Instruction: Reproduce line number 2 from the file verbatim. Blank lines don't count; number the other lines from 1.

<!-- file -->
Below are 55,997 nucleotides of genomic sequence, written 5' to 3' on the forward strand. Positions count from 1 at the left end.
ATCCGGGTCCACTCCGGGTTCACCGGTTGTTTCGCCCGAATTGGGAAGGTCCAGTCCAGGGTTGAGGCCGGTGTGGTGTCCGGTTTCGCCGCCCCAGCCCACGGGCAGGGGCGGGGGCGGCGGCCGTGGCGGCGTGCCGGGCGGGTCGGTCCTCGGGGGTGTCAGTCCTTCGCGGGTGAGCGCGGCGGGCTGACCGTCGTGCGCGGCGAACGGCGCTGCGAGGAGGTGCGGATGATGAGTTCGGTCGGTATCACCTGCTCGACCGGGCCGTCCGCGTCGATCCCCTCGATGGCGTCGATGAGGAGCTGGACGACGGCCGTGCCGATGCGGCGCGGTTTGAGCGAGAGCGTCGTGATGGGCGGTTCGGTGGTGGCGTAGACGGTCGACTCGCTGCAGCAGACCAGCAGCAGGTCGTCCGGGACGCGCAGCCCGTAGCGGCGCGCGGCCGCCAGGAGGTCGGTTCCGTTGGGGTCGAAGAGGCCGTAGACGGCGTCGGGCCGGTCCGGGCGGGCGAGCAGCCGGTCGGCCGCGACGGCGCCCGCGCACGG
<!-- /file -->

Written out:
ATCCGGGTCCACTCCGGGTTCACCGGTTGTTTCGCCCGAATTGGGAAGGTCCAGTCCAGGGTTGAGGCCGGTGTGGTGTCCGGTTTCGCCGCCCCAGCCCACGGGCAGGGGCGGGGGCGGCGGCCGTGGCGGCGTGCCGGGCGGGTCGGTCCTCGGGGGTGTCAGTCCTTCGCGGGTGAGCGCGGCGGGCTGACCGTCGTGCGCGGCGAACGGCGCTGCGAGGAGGTGCGGATGATGAGTTCGGTCGGTATCACCTGCTCGACCGGGCCGTCCGCGTCGATCCCCTCGATGGCGTCGATGAGGAGCTGGACGACGGCCGTGCCGATGCGGCGCGGTTTGAGCGAGAGCGTCGTGATGGGCGGTTCGGTGGTGGCGTAGACGGTCGACTCGCTGCAGCAGACCAGCAGCAGGTCGTCCGGGACGCGCAGCCCGTAGCGGCGCGCGGCCGCCAGGAGGTCGGTTCCGTTGGGGTCGAAGAGGCCGTAGACGGCGTCGGGCCGGTCCGGGCGGGCGAGCAGCCGGTCGGCCGCGACGGCGCCCGCGCACGG